Oil jumped to a one-week high above $75 on Thursday after earnings euphoria injected positive sentiment into Asian equities, reinforcing overnight gains triggered by an industry report showing U.S. crude inventories plunged last week.

The euro surged to a two-month high and Asian stocks climbed to their highest in more than a week on Thursday after a bullish forecast from State Street (STT.N) a day earlier fueled optimism about the coming U.S. earnings season and underpinned growing tolerance for risk, sending Wall Street higher.

The fear over a double-dip recession or something more dramatic has eased a little bit from a month ago, said Yingxi Yu, a Singapore-based commodities analyst with Barclays Capital.

Market sentiment remains a very important driver. Oil really follows equity markets and other risky assets.

U.S. crude for August rose as much as $1.03 or 1.4 percent to $75.10 a barrel, the highest intraday price since July 1, and was up 69 cents at $74.76 by 12:03 a.m. ET on the New York Mercantile Exchange. ICE Brent crude for August rose 56 cents to $74.07.

Oil prices are still more than $12 away from a 19-month peak above $87 reached in early May, though they have rebounded by about $10 from a trough below $65 on May 20.


Crude inventories in the United States tumbled by 7.3 million barrels last week, the American Petroleum Institute reported late on Wednesday, more than three times the expected drop.

We have seen a very quick response in the market, Barclays' Yu said. Perhaps it's a reflection of the temporary closures on the U.S. Gulf coast due to Hurricane Alex.

Stockpiles fell after Hurricane Alex forced some producers in the U.S. Gulf to curb production and Mexico to close loading terminals that send most of their output to U.S. refiners.

A tropical depression formed over the northwestern Gulf of Mexico late on Wednesday, heading toward the Texas-Mexico border, a region still recovering from Alex, the U.S. National Hurricane Center said.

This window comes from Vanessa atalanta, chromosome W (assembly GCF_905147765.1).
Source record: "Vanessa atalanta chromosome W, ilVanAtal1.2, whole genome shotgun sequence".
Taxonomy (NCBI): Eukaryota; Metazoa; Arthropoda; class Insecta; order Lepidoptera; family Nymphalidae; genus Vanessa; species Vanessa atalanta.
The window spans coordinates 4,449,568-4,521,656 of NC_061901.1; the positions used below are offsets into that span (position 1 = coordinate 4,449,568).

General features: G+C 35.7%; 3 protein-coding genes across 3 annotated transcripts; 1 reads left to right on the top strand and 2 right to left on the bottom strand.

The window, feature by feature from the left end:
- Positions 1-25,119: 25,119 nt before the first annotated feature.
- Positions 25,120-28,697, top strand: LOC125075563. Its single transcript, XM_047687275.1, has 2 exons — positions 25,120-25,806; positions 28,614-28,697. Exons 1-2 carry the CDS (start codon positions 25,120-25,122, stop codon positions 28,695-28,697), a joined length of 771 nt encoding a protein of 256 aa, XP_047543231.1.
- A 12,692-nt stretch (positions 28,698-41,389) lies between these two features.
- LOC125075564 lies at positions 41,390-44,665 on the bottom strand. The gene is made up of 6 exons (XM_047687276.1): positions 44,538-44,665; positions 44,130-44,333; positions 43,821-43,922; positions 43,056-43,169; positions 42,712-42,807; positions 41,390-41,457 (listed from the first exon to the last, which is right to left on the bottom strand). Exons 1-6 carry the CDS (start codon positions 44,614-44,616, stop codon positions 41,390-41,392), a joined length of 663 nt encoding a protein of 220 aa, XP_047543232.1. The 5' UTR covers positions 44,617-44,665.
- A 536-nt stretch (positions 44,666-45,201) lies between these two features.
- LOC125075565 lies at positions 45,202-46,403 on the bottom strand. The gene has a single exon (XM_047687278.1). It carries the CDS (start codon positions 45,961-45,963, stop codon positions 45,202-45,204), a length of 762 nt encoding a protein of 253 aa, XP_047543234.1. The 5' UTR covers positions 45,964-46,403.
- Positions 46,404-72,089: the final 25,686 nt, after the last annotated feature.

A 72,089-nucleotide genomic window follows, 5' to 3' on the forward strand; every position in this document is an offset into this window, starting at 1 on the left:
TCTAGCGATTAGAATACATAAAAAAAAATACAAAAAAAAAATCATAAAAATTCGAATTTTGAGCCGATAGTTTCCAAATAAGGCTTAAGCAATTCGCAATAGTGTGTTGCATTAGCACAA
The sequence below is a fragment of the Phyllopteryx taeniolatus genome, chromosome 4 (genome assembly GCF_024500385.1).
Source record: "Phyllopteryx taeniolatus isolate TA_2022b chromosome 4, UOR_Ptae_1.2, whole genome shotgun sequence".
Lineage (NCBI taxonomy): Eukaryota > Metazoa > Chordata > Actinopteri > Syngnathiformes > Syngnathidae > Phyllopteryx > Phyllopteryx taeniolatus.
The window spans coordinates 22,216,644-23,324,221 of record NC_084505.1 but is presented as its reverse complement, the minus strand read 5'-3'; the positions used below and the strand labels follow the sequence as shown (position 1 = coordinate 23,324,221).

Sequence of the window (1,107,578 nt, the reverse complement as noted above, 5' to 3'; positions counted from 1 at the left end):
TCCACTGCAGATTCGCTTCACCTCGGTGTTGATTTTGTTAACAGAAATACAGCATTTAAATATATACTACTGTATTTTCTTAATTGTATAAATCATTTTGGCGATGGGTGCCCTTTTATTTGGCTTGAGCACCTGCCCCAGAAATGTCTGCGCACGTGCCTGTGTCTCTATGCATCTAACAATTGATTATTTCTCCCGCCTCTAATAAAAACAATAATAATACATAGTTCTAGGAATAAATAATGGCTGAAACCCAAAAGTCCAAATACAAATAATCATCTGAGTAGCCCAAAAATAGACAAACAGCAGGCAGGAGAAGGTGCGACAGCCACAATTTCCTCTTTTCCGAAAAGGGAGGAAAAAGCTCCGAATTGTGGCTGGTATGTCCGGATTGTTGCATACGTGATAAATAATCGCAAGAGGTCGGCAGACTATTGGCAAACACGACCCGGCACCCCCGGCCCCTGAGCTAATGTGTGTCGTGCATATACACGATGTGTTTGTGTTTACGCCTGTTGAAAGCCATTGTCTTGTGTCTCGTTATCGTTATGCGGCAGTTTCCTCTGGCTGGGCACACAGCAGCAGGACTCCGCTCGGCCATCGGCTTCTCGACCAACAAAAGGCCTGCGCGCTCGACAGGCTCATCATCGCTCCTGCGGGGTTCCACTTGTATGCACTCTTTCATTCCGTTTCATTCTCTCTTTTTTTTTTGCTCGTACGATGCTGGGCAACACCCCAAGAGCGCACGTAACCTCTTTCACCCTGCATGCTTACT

A tropical storm warning was issued in the lower Rio Grande valley along the border, from south of Baffin Bay, Texas to Rio San Fernando, Mexico. The warning signaled the storm could make landfall within the next 24 hours. The expected course takes the weather system away from main oil-producing regions of the Gulf.

Government statistics on U.S. oil inventories and demand from the Energy Information Administration follow the API data on Thursday at 11 a.m. ET.

We have to wait and see what the EIA tells. If it's a confirmation, it would provide support to the market in the short term, Yu said.

Expectations are for crude stockpiles to have dropped 2.3 million barrels, according to a Reuters survey.

Gasoline stocks fell 191,000 barrels, the API said, in line with analysts' projections, while distillates including heating oil and diesel fell 1 million barrels, contrary to a forecast for a 1.4 million-barrel gain.

Another serious storm in the Gulf of Mexico could further disrupt efforts to contain BP's (BP.L) massive oil spill off the Louisiana coast.

BP (BP.L) (BP.N) boss Tony Hayward met with an Abu Dhabi state investment fund on Wednesday, part of a quest for cash to ward off takeovers and help pay for the worst oil spill in U.S. history.

(Editing by Clarence Fernandez)